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Hedge Fund: China’s Petro-Yuan Plan Could Upend Oil Markets

China launching a yuan-denominated oil futures contract by the end of this year will shock those investors who have not been paying attention to the Chinese plans, Adam Levinson, managing partner and chief investment officer at hedge fund manager Graticule Asset Management Asia (GAMA), told Bloomberg Television on Tuesday.

In July, the Shanghai International Energy Exchange, INE, a subsidiary of Shanghai Futures Exchange, completed a four-step trial in crude oil futures denominated in yuan and said that it would carry preparatory works for the listing of crude oil futures, and would try to launch the contract by the end of this year.

This would be a “wake up call” for traders and investors who haven’t been paying attention to Chinese plans to create the so-called petro-yuan and shift oil trade out of petrodollars, according to Levinson.

The yuan-priced oil contract will be a kind of a hedging tool for Chinese firms, Levinson told Bloomberg. The yuan crude futures contract will also help the Chinese in their push to make their currency more international and widely used in global trade settlements, Levinson noted.

In addition, the fund manager expects Chinese oil firms to be key investors in the upcoming IPO of 5 percent in Saudi Arabia’s oil crown jewel, Saudi Aramco.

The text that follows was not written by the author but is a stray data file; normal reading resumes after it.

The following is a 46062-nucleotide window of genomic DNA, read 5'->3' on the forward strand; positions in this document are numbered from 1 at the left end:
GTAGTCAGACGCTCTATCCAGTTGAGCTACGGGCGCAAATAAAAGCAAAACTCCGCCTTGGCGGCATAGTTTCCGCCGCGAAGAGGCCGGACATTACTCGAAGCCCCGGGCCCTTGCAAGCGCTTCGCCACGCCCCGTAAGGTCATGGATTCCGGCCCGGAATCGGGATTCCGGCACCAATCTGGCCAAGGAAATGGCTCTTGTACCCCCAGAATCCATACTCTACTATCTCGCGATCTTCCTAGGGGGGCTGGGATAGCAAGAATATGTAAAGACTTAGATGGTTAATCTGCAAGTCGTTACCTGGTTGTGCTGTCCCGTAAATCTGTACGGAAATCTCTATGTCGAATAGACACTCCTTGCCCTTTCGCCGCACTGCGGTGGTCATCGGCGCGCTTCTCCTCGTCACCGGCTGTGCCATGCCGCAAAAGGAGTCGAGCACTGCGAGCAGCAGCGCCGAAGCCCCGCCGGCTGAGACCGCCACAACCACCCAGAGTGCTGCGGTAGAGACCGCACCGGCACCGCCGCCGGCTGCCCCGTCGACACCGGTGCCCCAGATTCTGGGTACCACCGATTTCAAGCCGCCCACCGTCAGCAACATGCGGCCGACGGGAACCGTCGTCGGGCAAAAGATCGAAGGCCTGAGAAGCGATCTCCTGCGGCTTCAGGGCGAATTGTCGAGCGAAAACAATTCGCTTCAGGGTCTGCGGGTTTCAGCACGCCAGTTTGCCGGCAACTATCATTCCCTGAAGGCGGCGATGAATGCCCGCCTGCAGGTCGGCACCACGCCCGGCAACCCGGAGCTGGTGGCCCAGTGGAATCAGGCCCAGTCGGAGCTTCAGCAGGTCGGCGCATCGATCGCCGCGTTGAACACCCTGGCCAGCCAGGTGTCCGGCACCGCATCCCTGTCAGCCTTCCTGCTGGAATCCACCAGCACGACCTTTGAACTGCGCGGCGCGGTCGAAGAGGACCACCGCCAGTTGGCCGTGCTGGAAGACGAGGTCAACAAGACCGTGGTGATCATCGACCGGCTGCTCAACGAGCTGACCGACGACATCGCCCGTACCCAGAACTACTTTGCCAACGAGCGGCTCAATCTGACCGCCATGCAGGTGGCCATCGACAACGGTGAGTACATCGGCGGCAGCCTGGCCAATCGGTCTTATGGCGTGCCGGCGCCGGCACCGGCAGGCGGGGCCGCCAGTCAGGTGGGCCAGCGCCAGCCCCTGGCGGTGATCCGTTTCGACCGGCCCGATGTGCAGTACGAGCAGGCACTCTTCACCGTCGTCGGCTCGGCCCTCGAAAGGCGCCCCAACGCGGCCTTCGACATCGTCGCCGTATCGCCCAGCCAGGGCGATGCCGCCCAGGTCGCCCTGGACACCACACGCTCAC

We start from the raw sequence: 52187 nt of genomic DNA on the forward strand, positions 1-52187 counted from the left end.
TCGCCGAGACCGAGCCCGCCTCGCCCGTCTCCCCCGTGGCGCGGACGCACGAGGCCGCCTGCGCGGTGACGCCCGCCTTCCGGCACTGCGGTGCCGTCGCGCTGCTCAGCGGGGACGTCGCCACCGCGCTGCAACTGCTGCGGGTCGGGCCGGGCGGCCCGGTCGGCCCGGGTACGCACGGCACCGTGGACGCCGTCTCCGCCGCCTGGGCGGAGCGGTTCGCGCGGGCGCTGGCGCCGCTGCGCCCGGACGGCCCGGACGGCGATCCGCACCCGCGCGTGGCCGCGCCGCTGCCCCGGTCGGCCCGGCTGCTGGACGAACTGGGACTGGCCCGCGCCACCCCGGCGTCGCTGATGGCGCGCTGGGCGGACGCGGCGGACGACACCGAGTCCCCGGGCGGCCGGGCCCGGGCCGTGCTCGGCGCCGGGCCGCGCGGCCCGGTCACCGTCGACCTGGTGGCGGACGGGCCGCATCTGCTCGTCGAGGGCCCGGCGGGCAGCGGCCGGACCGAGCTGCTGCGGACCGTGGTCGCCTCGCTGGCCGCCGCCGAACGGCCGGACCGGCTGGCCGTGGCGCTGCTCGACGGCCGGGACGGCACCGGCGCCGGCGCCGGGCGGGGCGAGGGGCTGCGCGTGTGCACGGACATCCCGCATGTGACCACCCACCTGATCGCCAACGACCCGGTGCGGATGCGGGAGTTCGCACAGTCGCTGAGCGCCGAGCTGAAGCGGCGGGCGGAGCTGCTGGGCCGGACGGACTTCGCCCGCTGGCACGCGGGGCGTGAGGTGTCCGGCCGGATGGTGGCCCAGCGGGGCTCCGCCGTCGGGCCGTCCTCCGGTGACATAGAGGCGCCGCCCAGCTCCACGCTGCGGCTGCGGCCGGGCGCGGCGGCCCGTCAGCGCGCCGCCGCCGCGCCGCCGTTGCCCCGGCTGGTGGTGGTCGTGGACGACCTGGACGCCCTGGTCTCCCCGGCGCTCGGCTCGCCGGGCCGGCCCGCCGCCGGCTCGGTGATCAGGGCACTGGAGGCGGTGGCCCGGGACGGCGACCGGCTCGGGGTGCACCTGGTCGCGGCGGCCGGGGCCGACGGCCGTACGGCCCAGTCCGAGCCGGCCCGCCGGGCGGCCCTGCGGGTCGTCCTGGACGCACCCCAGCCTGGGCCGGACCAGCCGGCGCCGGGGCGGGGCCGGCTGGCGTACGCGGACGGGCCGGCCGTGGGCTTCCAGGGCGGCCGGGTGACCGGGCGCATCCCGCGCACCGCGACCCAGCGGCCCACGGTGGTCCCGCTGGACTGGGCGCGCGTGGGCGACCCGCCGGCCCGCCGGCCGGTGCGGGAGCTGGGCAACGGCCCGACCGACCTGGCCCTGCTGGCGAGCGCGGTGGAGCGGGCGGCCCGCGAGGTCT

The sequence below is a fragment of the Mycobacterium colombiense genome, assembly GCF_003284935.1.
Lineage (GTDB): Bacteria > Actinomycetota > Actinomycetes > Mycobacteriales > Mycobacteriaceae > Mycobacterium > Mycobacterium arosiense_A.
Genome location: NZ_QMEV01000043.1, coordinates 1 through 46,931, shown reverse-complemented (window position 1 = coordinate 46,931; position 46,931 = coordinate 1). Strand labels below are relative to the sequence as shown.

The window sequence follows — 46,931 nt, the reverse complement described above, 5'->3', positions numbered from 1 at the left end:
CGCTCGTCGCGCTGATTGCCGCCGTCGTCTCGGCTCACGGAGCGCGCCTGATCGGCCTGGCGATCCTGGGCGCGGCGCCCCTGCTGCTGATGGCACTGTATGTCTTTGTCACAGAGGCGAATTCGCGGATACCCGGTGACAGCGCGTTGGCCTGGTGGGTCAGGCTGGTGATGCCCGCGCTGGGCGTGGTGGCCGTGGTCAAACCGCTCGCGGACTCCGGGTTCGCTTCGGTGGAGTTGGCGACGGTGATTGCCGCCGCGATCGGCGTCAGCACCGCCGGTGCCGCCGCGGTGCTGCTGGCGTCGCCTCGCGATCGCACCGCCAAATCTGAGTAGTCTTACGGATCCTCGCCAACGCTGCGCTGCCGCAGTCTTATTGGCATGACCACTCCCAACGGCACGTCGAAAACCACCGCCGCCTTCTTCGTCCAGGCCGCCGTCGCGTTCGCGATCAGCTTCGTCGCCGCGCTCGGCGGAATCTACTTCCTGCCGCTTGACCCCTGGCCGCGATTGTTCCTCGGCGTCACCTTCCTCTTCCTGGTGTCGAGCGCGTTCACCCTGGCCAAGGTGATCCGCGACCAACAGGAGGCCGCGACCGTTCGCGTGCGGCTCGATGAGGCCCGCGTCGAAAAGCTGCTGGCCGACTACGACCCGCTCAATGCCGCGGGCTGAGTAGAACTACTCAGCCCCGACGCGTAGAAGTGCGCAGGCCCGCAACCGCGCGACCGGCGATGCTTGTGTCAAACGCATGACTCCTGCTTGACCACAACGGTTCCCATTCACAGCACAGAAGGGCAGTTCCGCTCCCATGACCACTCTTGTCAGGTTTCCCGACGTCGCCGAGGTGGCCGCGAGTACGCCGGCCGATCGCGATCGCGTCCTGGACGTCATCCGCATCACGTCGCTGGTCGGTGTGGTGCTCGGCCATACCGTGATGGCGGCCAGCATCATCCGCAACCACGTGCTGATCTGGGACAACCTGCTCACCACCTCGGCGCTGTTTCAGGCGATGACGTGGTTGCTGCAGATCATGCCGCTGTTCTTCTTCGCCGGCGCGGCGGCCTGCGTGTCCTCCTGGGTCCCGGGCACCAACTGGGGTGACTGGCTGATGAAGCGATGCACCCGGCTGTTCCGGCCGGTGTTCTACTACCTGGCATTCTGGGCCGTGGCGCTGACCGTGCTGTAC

In its bid to establish the petro-yuan, China is now trying to persuade OPEC’s kingpin and biggest exporter, Saudi Arabia, to start accepting yuan for its crude oil. If the Chinese succeed, other oil exporters could follow suit and abandon the U.S. dollar as the world’s reserve currency. Pulling oil trade out of U.S. dollars would lead to decreased demand for U.S. securities across the board, Carl Weinberg, chief economist and managing director at High Frequency Economics, tells CNBC.

Weinberg believes that the Chinese will “compel” the Saudis to accept to trade oil in yuan.

By Tsvetana Paraskova for Oilprice.com

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Leave a comment
  • Naomi on October 25 2017 said:
    Saudis will be selling Yuan to buy dollars. Either the Yuan loses value of the price of oil falls. Saudis need to buy food. China does not export much food.
  • Bill Simpson on October 24 2017 said:
    Price everything on a currency which isn't free floating. Sure, that's going to happen. No risk there, right?

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